That popping noise you heard this morning was the sound of Wikileaks’ “bombshell” release of several hundred “secret” U.S. diplomatic cables, which informed us that:

  • the Pakistanis are not to be trusted,
  • Karzai is a crook,
  • Saudi Arabian money bankrolls Al Qaeda,
  • Arab leaders think Ahmadinejad is nuts,
  • we spy on people, and
  • Muslims drink.

Okay, it was more like a string of firecrackers, really, but not for lack of self-promoting hype from the the publishers of the leaked cables, which included the New York Times and the UK Guardian.  The Guardian’s headline reads:

US Embassy Cables Leak Sparks Global Diplomatic Crisis

which is a terrible thing, to be sure — but why?  How?  Do you mean diplomats didn’t already know all this?  Their wives did.  So did their chauffeurs.  Frankly, we would be amazed if they weren’t laughing themselves silly right now.

Then Reuters chimes in with:

The expected release of classified U.S. documents by Wikileaks will be the “9/11 of world diplomacy,” Italy’s foreign minister said Sunday….

Really?  That’s pretty strong stuff, 9/11’s being what they are.  This doesn’t seem to have quite the same — impact? Yes, the Saudi king calling for airstrikes on Iran could create some tension, but he will of course deny it, and they will of course pretend to believe him.  Lying is not only not a sin in the diplomatic world, it is a tradition of long standing, and necessarily so.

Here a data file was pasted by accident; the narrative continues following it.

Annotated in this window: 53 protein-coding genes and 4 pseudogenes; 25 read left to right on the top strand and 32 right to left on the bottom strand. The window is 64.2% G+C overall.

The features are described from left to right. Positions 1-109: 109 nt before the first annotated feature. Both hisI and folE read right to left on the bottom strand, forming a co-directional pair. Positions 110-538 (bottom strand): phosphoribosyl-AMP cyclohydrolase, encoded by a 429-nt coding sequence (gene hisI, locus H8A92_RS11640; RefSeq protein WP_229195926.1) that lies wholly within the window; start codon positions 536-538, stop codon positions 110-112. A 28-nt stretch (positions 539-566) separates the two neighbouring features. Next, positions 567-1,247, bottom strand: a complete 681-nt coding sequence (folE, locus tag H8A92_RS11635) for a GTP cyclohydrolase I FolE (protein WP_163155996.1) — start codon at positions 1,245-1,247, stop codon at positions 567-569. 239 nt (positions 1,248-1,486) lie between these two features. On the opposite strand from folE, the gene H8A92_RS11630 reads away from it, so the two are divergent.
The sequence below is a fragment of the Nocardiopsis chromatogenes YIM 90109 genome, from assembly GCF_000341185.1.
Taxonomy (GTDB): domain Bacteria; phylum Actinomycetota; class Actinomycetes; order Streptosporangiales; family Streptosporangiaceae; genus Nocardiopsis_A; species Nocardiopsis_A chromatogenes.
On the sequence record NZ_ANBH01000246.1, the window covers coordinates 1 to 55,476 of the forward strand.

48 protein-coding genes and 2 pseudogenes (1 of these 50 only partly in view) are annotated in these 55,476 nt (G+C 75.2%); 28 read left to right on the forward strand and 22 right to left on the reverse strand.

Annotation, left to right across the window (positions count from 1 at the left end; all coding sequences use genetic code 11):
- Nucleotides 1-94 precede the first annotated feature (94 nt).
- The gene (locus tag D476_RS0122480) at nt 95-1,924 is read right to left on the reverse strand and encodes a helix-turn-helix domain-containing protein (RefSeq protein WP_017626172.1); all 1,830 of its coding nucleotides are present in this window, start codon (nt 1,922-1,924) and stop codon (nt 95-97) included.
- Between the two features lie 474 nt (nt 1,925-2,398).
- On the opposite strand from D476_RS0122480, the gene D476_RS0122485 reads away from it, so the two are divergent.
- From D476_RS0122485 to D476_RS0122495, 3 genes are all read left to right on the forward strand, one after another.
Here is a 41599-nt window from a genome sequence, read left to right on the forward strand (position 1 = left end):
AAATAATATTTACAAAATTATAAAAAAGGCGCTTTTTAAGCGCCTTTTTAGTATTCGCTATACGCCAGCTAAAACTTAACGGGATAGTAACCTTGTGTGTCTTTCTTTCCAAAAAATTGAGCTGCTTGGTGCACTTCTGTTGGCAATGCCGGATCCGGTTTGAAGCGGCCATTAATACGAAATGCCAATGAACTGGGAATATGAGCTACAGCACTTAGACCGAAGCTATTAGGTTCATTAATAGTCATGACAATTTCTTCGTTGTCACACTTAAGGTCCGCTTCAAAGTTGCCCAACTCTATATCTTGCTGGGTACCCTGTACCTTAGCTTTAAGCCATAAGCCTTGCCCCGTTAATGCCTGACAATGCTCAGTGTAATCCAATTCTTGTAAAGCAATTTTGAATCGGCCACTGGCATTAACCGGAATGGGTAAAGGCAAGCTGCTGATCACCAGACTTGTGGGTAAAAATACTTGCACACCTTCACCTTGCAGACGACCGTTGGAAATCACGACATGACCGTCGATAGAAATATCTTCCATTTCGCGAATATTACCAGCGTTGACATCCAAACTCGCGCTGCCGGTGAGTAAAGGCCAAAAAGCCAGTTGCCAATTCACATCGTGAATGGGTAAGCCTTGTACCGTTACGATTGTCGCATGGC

The Times resorted to its traditional self-righteous public exegesis of its reasons for printing this tempest in a teapot, noting that it had submitted those cables it planned to print to the White House for approval.  Shades of the Ministry of Truth.  Did the Times, way back when it was actually a newspaper, submit Daniel Ellsberg’s Pentagon papers prior to publication?  Um, no….

The Times did note in passing that it pondered mightily on the propriety of publishing this international gossip column, but concluded that “to ignore this material would be to deny its own readers the the careful reporting and thoughtful analysis they expect.”  If this sounds a bit smug and self-laudatory, well, that’s because it is — it’s just kind of surprising that the Times would actually let itself get caught out in such an embarrassing display of adolescent conceit.

Still, one thing intrigues us, which was the assertion that one Ahmed Zia Massoud, the Vice President of Afghanistan, traveled to the United Arab Emirates carrying $52 million.  In cash.

Knowing that someone would have already researched what kind of package $52 million smackers would look like, we simply entered “$52 million in cash” on Google, and were immediately rewarded by one “kpete” on the “Democratic Underground” log with:

“…one would need a suitcase measuring about 1.2 yards in each dimension to carry $52,000,000 in $100 bills. A footlocker type of trunk might measure 1 yd x 0.5 yd x 0.5 yd, so you would need about seven such trunks.”

Seven footlockers of hundreds?  What for?  Were his credit cards maxed out?  Was he going shopping for submarines?  Who in what unhallowed hell needs that kind of cash?

We can see it now:  Karzai walks into Massoud’s office through a side door and says, “Um, Ahmed, our friends from the poppyfields want to make a little deposit at UBS in Abu Dhabi.  Would you mind….?”

Now, this is the kind of thing that could stir up trouble.  Of course, Mr. Massoud denies it.   And everyone will pretend to believe him, except Mrs. Massoud, who will be keeping a very close eye in the future on the luggage.